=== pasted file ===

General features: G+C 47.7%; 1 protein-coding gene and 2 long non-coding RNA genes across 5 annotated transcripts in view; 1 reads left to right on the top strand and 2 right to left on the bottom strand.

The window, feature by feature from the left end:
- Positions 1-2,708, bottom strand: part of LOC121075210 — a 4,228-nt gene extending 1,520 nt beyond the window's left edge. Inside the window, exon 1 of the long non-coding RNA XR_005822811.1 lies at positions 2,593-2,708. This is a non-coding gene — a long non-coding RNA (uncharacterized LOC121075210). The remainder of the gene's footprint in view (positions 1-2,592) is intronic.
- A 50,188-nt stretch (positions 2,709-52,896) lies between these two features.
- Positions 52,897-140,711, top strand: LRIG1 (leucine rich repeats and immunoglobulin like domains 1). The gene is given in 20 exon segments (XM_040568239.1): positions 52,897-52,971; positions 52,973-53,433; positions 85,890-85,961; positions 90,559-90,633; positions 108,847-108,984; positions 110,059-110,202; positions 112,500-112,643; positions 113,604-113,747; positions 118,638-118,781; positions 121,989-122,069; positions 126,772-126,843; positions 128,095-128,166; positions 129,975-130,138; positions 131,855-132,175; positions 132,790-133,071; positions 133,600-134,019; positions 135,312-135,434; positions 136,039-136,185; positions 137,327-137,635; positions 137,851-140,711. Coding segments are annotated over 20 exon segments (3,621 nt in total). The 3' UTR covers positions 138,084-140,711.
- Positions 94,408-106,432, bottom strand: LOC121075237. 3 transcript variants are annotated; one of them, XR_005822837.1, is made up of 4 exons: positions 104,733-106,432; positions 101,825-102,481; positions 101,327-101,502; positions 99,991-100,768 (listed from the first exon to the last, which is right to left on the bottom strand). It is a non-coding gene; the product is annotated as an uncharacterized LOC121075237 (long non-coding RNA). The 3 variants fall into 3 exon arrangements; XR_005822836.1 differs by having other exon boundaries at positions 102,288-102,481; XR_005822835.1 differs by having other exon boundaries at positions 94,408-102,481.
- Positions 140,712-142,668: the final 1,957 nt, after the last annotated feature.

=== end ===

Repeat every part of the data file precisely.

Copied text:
General features: G+C 47.7%; 1 protein-coding gene and 2 long non-coding RNA genes across 5 annotated transcripts in view; 1 reads left to right on the top strand and 2 right to left on the bottom strand.

The window, feature by feature from the left end:
- Positions 1-2,708, bottom strand: part of LOC121075210 — a 4,228-nt gene extending 1,520 nt beyond the window's left edge. Inside the window, exon 1 of the long non-coding RNA XR_005822811.1 lies at positions 2,593-2,708. This is a non-coding gene — a long non-coding RNA (uncharacterized LOC121075210). The remainder of the gene's footprint in view (positions 1-2,592) is intronic.
- A 50,188-nt stretch (positions 2,709-52,896) lies between these two features.
- Positions 52,897-140,711, top strand: LRIG1 (leucine rich repeats and immunoglobulin like domains 1). The gene is given in 20 exon segments (XM_040568239.1): positions 52,897-52,971; positions 52,973-53,433; positions 85,890-85,961; positions 90,559-90,633; positions 108,847-108,984; positions 110,059-110,202; positions 112,500-112,643; positions 113,604-113,747; positions 118,638-118,781; positions 121,989-122,069; positions 126,772-126,843; positions 128,095-128,166; positions 129,975-130,138; positions 131,855-132,175; positions 132,790-133,071; positions 133,600-134,019; positions 135,312-135,434; positions 136,039-136,185; positions 137,327-137,635; positions 137,851-140,711. Coding segments are annotated over 20 exon segments (3,621 nt in total). The 3' UTR covers positions 138,084-140,711.
- Positions 94,408-106,432, bottom strand: LOC121075237. 3 transcript variants are annotated; one of them, XR_005822837.1, is made up of 4 exons: positions 104,733-106,432; positions 101,825-102,481; positions 101,327-101,502; positions 99,991-100,768 (listed from the first exon to the last, which is right to left on the bottom strand). It is a non-coding gene; the product is annotated as an uncharacterized LOC121075237 (long non-coding RNA). The 3 variants fall into 3 exon arrangements; XR_005822836.1 differs by having other exon boundaries at positions 102,288-102,481; XR_005822835.1 differs by having other exon boundaries at positions 94,408-102,481.
- Positions 140,712-142,668: the final 1,957 nt, after the last annotated feature.